Fill the glass with ice cubes to the brim. This not only chills the drink but also slows down dilution, maintaining the cocktail’s integrity.

Adding the Bourbon

Pour 2 oz of bourbon over the ice. The quality of bourbon can greatly influence the drink’s overall flavor, so choose a bourbon that you enjoy on its own.

Topping with Ginger Ale

Gently add 6 oz of ginger ale to the glass. The ginger ale should be well chilled to keep the drink cold and refreshing.

Stirring the Cocktail

Use a bar spoon to lightly stir the mixture, integrating the bourbon with the ginger ale without losing carbonation.

Garnishing with Lemon Peel

Finally, carefully drape the long spiral of lemon peel over the rim so it cascades down the inside of the glass, resembling a horse’s neck.

Serving Suggestion

The Horse’s Neck is traditionally served in a highball glass. The tall, narrow shape showcases the lemon peel garnish and allows the carbonation of the ginger ale to remain lively.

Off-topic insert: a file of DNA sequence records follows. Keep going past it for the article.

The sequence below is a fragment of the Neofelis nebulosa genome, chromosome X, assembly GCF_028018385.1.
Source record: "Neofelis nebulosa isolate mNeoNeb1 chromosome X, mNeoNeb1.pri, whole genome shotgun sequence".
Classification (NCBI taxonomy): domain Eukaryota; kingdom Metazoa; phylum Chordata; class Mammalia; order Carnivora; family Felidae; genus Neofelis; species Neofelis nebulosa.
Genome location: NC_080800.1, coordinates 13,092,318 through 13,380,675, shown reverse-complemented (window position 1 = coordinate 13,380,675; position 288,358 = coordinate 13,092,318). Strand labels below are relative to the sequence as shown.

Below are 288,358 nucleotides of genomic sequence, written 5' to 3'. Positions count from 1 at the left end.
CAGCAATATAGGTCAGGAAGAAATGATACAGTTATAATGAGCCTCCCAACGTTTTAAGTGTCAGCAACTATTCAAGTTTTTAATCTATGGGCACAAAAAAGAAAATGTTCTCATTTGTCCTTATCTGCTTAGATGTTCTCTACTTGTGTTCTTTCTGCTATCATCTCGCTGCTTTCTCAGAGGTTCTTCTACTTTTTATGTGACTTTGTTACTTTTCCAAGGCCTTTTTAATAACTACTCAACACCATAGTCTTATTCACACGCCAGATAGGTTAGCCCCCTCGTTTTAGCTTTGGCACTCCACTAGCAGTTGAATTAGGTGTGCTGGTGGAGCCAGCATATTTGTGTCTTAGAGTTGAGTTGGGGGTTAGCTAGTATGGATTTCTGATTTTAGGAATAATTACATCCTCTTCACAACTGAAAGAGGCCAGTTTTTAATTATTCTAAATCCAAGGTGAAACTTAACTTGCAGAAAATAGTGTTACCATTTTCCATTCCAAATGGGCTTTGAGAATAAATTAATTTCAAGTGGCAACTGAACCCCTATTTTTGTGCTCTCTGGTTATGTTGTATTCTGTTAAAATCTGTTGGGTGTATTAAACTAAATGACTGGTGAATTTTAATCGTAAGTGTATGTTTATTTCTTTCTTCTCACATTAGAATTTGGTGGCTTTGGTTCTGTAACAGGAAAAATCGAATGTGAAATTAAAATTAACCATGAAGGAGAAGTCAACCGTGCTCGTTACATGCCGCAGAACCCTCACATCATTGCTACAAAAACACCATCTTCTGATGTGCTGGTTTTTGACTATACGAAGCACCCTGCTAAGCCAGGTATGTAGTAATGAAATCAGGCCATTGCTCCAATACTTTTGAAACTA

The garnish is not just for show; the lemon peel adds a fragrant citrus note to the drink. To prepare the garnish, use a vegetable peeler or a knife to cut a long, thin spiral from a lemon, ensuring it’s long enough to hang over the rim and spiral inside the glass.

Elevating the Horse’s Neck

  • Chill Your Glass: Pre-chill the highball glass in the freezer to keep the cocktail colder for longer.
  • Quality Ingredients: Use a high-quality bourbon and a craft ginger ale for a more refined taste.
  • Homemade Ginger Ale: For an extra touch of freshness, consider making your own ginger ale with fresh ginger, sugar, water, and soda.

Horse's Neck Cocktail Served

Substitutions and Alternatives for the Horse’s Neck